A case study would be Bootstrap styles for setting the colours on buttons and pannels
btn-primary
btn-warning
btn-default
btn-success

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Or for aligning text
text-left
text-centre
text-right

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These classes define functions when you need a new function you don't change the class - you create a new one.

In your example - lets say the client wanted text on one page to change from green to blue - but the class being used (for green text) is also being used on another page - where the colour must remain green. Changing the class (function) can create side-effects.

This is obviously offset by the situation where a common style throughout the site needs to change and a single point of change is convenient - I would argue however that in most cases that constitutes a change in function and changing a central style still has the potential for side effects - so even though it may take longer you replace the classes on the target elements rather than changing the style.
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Chris StanyonWebDevCommented:
There's a reason Bootstrap doesn't call it's classes things like btn-blue, btn-red. It would be an absolute nightmare.

And I agree that there is a time and place to use presentational class names, such as text-left etc.

And as for common practice - never come across it myself - except in some pretty ropey coding :)

To change a color in a specific page, you could argue it would be semantically more correct to change it at the page level with a class or ID:

<body id="about-us">...</body>
<body id="contact-us">...</body>

.hilight-text { color: green; }
#contact-us .hilight-text { color: red; }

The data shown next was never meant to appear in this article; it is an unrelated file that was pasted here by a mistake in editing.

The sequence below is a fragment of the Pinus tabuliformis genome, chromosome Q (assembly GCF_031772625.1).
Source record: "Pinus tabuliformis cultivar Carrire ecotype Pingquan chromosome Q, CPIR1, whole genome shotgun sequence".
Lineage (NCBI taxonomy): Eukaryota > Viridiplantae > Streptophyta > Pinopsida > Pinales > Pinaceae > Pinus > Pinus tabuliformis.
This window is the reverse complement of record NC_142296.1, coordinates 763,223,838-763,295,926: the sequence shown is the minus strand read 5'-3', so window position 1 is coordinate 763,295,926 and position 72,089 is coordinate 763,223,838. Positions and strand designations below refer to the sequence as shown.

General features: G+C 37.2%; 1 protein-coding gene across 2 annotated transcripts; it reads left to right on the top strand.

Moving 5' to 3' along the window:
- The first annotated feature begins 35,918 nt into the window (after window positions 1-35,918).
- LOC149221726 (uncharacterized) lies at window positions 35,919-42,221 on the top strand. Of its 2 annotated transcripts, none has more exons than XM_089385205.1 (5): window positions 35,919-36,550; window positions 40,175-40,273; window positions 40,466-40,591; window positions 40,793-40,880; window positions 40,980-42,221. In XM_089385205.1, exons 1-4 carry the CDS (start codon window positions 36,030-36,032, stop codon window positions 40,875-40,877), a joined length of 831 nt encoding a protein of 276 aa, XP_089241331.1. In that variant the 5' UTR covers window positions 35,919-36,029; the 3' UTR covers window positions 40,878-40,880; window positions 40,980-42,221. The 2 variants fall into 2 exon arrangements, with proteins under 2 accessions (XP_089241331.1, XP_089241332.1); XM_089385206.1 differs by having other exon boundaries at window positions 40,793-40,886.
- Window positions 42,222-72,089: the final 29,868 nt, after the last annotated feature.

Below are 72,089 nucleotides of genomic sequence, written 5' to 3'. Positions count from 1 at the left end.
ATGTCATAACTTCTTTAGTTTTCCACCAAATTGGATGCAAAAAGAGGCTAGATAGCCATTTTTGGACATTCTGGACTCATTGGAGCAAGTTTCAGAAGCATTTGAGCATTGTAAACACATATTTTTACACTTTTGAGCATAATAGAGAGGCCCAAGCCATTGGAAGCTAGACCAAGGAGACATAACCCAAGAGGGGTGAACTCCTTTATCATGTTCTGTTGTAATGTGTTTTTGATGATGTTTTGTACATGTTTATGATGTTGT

Sometimes you can't avoid changing the HTML when the styling changes, but you can make it easier for yourself by not scattering your structure with presentation.

None of this is right or wrong, so each to their own. I'll stick with NOT naming classes with a color :)
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Julian HansenCommented:
I wasn't referring to the use of the colour as the class name but rather the principle that you change the class to change the style of the page. Call the class whatever you feel is right in terms of a naming convention but don't change it to affect a change the document as this can have side effects - that was my point.
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Tech NoviceAuthor Commented:
<p class="my_font font_green">This will use both classes</p>

can i achieve the same with only single class instead of using the multiple classes?
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Chris StanyonWebDevCommented:
Yeah - course you can:

.my_font_green {
   font-family:Arial;
   font-variant:700;
   font-color:green;
}
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Tech NoviceAuthor Commented:
Thanks